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Put on your thinking cap and give Redwood-Ed your answers to the following two questions:


1. Name the oldest California State Park

                      2. Name the first California State Park


These two questions together don’t seem to make sense, do they? How can the oldest State Park and the first State Park not be the same State Park? This may seem to be a trick question, but no, they aren’t the same park and both contain redwood trees. Confused? That’s OK. Try using your deductive thinking skills to come up with the answers to these two questions. Give it your best effort, then if you can’t come up with what you think to be the correct answers, you can scroll down to the correct answers below:

 Historical Questions




Big Basin Redwoods State Park is California's ‘oldest’ State Park. Established in 1902, its original 3,800 acres (15 km2) have been increased over the years to over 18,000 acres (73 km2). Big Basin is home to the largest continuous stand of ancient Coastal Redwoods south of San Francisco.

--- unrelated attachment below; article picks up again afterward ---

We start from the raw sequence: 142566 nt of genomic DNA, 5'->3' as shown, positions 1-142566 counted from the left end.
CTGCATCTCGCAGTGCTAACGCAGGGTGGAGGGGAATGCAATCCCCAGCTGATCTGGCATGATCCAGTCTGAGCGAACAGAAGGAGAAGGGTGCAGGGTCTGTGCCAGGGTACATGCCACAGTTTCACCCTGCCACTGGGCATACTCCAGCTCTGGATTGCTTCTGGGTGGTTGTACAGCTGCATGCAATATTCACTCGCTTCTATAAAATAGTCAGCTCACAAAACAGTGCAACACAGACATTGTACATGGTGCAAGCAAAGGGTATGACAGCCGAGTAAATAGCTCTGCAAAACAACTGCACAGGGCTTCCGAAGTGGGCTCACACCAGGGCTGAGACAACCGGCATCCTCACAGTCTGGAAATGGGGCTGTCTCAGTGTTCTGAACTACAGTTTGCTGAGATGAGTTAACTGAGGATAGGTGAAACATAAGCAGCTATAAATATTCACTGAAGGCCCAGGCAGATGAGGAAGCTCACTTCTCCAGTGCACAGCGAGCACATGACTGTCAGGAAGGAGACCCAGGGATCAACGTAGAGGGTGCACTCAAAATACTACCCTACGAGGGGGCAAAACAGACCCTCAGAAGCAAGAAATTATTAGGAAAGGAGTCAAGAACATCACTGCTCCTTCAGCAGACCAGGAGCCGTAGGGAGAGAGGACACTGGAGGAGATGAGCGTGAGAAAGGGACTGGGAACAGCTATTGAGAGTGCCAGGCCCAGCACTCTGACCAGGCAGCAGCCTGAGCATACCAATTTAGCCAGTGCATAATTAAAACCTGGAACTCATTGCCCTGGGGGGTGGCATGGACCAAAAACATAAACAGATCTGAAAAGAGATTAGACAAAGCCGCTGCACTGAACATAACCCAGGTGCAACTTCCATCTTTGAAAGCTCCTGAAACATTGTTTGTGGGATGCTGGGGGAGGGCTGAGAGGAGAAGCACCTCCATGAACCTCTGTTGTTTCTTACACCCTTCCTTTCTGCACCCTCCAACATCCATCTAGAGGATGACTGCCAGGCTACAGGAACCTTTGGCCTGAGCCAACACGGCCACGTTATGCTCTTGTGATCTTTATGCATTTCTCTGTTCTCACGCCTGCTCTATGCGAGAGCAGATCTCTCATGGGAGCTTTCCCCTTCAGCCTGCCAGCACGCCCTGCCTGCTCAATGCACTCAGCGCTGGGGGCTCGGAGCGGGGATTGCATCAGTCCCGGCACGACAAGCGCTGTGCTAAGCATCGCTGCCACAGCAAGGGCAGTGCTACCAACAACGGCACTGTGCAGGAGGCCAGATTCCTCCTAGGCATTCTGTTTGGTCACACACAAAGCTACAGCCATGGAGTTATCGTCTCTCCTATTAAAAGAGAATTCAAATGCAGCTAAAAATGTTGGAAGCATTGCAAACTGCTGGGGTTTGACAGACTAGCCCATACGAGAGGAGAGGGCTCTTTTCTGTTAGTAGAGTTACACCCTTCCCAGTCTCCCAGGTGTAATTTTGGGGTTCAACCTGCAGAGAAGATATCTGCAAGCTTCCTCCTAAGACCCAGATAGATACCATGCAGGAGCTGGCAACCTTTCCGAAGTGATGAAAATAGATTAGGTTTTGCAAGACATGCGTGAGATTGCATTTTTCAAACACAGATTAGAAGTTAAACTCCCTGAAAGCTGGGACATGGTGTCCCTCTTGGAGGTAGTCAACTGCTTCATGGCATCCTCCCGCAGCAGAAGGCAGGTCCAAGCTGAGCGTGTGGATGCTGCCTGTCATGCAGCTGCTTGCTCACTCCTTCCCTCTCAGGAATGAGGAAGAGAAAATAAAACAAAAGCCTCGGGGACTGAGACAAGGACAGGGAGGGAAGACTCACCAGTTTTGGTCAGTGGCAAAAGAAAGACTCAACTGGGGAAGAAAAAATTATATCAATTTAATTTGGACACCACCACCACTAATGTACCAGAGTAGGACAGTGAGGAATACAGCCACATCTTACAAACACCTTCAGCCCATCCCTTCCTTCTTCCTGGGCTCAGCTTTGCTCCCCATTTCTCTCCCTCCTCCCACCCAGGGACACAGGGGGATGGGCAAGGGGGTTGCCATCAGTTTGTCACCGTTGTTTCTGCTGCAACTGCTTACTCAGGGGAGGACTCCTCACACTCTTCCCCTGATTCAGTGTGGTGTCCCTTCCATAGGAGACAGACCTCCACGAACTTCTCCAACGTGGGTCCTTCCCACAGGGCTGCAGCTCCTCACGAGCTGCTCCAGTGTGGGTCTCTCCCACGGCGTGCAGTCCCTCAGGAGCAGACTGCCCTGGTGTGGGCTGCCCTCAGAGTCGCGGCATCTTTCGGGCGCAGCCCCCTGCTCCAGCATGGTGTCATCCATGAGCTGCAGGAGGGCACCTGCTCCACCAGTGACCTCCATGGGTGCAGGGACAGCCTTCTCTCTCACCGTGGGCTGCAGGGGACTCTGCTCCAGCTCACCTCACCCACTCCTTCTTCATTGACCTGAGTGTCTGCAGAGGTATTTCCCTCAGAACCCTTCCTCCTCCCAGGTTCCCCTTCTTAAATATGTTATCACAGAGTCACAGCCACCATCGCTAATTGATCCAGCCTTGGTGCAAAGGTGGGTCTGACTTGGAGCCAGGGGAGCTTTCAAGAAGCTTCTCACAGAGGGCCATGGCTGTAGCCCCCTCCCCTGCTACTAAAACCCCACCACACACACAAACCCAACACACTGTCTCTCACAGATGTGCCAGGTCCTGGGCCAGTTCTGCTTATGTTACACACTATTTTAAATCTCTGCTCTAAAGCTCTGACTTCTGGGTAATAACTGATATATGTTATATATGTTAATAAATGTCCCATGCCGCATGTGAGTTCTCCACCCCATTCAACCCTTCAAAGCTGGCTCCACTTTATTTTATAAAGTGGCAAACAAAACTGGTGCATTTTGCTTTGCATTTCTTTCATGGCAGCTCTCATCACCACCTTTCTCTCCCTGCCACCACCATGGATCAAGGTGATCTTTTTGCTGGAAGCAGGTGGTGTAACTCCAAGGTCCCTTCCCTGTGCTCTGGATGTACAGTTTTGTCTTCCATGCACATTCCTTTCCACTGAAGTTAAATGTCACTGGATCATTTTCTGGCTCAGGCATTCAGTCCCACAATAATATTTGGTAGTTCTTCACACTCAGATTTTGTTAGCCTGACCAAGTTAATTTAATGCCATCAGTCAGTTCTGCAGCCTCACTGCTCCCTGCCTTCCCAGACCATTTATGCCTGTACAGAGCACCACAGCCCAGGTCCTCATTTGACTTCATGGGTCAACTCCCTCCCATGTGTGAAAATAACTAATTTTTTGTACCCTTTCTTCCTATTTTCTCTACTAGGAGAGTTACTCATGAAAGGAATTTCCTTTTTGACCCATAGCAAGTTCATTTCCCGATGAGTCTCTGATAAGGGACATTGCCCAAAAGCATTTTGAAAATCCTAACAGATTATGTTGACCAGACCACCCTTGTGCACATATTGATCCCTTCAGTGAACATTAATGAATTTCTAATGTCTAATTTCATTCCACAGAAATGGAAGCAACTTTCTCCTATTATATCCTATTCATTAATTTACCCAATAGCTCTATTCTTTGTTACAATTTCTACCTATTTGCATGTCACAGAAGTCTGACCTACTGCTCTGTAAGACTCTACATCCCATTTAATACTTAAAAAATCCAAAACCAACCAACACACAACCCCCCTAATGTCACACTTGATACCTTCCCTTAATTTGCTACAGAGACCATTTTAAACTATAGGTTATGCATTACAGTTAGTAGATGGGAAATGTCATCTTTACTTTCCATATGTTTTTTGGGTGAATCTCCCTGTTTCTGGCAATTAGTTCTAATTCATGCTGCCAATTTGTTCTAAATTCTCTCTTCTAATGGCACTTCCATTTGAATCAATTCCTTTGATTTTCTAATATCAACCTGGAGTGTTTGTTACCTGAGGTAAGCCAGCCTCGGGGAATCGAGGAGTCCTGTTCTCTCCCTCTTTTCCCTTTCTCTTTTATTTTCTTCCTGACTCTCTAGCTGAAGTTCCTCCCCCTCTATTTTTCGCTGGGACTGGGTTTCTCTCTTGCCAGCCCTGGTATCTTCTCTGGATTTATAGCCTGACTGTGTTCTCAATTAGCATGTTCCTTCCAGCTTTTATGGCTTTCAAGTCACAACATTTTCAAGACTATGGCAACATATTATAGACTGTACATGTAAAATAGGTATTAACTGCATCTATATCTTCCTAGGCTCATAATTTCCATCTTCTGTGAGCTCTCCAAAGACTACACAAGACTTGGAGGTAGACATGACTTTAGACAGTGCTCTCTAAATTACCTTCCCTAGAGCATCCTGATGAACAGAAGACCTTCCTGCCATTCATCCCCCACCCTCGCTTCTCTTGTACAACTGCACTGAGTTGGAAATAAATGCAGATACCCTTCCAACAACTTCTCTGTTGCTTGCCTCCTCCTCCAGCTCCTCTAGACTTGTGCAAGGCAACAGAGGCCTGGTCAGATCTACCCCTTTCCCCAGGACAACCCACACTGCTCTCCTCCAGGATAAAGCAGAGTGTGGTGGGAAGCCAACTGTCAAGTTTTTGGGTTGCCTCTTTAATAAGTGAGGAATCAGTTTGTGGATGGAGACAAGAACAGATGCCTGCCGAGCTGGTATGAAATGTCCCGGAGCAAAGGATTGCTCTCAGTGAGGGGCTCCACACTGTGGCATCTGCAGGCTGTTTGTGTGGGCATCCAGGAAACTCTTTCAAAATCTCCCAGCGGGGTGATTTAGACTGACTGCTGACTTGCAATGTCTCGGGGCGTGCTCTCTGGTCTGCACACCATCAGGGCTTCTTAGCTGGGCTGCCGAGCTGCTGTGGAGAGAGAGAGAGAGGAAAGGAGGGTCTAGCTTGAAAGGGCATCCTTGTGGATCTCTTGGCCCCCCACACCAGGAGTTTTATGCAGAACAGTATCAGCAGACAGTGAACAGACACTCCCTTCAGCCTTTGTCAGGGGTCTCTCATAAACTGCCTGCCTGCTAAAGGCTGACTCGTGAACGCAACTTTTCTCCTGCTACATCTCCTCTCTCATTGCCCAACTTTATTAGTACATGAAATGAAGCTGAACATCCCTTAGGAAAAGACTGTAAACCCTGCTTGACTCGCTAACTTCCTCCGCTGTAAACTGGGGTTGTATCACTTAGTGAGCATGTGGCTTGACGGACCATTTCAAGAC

Yosemite Valley and the Mariposa Grove were California’s ‘first‘ State Park, after being ceded to California in 1872 from the Yosemite Grant created by the US Congress in 1864. John Muir and his Sierra Club lobbied the federal government and influential people for creation of a unified ‘Yosemite National Park’. In 1906, president Teddy Roosevelt signed a bill that did precisely that.

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An old-growth redwood dwarfs younger redwood growth in California’s ‘Bear Creek Watershed’ on the northwest side of Bear Creek Ridge. Peavine Ridge sits in the distance in ‘Rockefeller Forest’, the world’s largest continuous old-growth redwood forest, measuring more than 10,000 acres.

Photograph by Michael Nichols

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